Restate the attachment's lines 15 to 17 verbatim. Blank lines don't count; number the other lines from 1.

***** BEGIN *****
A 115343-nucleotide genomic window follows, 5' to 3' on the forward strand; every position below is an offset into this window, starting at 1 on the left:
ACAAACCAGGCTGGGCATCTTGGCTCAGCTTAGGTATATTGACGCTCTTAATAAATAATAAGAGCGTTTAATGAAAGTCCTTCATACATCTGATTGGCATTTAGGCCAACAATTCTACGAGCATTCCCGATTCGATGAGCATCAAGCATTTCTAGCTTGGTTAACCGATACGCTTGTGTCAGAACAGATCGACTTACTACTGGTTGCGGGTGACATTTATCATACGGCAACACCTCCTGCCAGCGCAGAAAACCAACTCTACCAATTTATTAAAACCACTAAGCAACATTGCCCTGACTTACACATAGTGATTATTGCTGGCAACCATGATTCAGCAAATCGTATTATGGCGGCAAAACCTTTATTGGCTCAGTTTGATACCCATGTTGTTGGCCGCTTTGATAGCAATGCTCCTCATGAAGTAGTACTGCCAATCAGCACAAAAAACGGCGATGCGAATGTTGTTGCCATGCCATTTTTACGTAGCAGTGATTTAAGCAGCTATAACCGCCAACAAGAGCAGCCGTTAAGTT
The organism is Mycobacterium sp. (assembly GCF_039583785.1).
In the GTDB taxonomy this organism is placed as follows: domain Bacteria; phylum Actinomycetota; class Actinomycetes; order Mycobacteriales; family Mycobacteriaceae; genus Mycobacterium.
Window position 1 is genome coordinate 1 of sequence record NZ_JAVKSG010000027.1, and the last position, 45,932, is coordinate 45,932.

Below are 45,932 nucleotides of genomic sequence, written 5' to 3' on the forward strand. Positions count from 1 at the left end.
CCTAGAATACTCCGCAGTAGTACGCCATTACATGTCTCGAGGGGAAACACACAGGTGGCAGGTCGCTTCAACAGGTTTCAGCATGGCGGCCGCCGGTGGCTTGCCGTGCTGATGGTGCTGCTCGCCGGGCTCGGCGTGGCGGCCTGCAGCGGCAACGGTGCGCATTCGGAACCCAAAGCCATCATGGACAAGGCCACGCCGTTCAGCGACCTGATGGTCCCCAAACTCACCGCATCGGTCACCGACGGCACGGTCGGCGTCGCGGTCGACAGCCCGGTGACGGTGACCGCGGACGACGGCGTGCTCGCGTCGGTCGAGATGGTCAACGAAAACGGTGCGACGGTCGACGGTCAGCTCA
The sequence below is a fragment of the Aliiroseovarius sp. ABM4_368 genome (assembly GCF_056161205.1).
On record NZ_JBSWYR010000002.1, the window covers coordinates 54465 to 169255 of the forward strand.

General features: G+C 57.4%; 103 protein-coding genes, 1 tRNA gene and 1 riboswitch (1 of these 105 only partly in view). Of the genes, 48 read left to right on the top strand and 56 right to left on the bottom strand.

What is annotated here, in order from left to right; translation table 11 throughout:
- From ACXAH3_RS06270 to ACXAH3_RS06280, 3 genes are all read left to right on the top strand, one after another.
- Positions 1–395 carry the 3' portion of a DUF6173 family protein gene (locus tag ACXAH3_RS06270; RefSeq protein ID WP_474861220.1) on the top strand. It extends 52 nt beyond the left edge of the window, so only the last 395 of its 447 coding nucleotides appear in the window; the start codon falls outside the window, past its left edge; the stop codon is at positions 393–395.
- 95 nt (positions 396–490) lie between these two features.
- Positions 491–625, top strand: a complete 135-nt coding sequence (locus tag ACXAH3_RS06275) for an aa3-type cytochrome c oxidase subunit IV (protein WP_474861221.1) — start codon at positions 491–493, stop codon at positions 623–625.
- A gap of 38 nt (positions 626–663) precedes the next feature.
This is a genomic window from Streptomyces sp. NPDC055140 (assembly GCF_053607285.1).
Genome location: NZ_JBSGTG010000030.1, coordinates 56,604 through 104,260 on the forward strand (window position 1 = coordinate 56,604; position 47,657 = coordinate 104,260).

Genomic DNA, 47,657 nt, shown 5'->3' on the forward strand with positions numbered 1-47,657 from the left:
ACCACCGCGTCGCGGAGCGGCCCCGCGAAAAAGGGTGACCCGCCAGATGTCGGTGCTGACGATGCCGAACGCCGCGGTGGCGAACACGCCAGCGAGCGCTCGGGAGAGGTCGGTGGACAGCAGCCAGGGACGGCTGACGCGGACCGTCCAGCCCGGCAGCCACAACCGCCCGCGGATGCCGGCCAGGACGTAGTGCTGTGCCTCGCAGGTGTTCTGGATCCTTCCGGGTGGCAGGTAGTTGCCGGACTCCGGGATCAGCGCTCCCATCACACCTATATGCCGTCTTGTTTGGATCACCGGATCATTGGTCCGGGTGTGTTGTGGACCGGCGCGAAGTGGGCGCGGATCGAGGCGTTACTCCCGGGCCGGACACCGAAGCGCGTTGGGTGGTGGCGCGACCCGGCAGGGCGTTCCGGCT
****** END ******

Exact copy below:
- Positions 491–625, top strand: a complete 135-nt coding sequence (locus tag ACXAH3_RS06275) for an aa3-type cytochrome c oxidase subunit IV (protein WP_474861221.1) — start codon at positions 491–493, stop codon at positions 623–625.
- A gap of 38 nt (positions 626–663) precedes the next feature.
This is a genomic window from Streptomyces sp. NPDC055140 (assembly GCF_053607285.1).